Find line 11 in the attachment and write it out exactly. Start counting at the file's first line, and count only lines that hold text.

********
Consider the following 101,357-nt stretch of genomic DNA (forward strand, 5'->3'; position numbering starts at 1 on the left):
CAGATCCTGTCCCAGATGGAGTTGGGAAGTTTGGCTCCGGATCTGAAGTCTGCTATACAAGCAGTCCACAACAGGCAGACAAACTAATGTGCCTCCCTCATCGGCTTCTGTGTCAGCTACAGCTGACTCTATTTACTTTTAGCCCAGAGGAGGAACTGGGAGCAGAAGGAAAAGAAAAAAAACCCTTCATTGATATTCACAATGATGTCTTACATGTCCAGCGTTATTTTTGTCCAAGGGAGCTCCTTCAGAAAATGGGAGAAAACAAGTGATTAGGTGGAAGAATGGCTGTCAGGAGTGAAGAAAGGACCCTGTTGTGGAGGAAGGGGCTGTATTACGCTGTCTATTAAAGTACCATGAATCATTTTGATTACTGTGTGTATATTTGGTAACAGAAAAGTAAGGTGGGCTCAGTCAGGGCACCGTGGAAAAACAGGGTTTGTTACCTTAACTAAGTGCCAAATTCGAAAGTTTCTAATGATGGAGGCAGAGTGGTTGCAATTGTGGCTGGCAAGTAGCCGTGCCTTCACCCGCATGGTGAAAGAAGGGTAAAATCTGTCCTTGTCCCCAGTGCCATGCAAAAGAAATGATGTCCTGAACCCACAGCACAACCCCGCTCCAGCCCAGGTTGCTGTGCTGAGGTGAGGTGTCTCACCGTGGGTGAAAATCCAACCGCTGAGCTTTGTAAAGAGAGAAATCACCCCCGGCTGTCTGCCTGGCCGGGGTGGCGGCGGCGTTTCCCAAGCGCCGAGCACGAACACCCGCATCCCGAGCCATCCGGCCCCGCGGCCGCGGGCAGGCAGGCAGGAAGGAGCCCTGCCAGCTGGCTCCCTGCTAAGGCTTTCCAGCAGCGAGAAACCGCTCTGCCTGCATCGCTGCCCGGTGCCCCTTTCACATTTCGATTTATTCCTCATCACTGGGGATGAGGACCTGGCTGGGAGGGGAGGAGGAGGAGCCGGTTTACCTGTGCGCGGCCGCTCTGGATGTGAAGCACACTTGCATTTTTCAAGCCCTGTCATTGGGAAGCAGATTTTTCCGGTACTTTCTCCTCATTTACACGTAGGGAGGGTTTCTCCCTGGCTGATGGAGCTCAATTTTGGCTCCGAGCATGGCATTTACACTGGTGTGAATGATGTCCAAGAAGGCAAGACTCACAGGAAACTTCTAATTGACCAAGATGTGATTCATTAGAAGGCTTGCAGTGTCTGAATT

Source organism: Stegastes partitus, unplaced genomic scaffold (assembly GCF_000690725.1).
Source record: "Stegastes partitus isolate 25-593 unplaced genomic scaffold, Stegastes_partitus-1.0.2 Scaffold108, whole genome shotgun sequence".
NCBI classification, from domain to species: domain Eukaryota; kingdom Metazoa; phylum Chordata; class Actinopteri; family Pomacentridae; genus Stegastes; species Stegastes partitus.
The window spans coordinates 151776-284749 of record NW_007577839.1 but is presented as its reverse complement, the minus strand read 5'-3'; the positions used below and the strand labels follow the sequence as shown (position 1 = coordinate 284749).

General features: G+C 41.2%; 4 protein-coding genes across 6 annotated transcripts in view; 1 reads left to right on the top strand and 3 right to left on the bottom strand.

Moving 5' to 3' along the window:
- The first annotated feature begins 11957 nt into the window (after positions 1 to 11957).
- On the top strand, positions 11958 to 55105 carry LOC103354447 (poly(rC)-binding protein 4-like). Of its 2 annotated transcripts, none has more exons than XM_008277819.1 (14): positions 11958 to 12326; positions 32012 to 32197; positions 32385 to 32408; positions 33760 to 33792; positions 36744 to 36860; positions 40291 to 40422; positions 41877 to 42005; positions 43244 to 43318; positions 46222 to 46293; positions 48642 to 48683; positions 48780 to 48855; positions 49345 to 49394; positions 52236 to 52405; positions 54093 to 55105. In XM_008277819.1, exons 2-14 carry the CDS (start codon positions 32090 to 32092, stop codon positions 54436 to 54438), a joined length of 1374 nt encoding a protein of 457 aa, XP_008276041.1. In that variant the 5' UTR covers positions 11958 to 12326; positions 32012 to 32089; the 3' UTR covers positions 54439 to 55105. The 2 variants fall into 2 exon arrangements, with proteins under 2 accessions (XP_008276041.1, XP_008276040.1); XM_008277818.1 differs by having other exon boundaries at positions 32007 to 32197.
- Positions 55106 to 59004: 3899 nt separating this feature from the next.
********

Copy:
- Positions 55106 to 59004: 3899 nt separating this feature from the next.